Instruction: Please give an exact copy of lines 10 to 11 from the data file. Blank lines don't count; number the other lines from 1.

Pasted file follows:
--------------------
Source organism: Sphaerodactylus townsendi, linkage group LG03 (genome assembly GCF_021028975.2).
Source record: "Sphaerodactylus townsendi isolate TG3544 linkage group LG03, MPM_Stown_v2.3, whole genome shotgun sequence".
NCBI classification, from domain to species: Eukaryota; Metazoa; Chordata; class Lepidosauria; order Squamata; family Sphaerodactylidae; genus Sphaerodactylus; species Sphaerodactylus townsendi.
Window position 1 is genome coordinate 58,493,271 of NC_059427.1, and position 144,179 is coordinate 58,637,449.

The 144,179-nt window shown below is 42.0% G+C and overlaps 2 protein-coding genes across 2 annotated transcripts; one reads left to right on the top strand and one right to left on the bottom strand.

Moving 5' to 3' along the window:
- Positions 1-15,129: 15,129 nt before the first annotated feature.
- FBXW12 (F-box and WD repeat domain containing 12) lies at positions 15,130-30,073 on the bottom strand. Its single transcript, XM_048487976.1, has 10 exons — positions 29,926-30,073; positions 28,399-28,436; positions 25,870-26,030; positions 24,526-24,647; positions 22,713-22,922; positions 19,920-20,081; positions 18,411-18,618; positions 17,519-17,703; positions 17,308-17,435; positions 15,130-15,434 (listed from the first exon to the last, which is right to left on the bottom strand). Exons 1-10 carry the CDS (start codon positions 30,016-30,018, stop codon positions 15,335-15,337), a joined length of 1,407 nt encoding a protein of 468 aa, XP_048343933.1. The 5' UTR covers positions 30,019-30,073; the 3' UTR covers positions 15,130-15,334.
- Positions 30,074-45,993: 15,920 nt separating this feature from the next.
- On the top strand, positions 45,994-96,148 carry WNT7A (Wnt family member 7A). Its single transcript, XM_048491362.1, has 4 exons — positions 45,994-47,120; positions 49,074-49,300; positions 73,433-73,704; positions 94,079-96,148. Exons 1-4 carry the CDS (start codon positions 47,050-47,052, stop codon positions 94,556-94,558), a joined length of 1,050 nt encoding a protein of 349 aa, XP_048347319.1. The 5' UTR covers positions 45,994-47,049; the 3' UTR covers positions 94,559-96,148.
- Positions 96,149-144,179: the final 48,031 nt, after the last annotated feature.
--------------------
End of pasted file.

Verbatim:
- On the top strand, positions 45,994-96,148 carry WNT7A (Wnt family member 7A). Its single transcript, XM_048491362.1, has 4 exons — positions 45,994-47,120; positions 49,074-49,300; positions 73,433-73,704; positions 94,079-96,148. Exons 1-4 carry the CDS (start codon positions 47,050-47,052, stop codon positions 94,556-94,558), a joined length of 1,050 nt encoding a protein of 349 aa, XP_048347319.1. The 5' UTR covers positions 45,994-47,049; the 3' UTR covers positions 94,559-96,148.
- Positions 96,149-144,179: the final 48,031 nt, after the last annotated feature.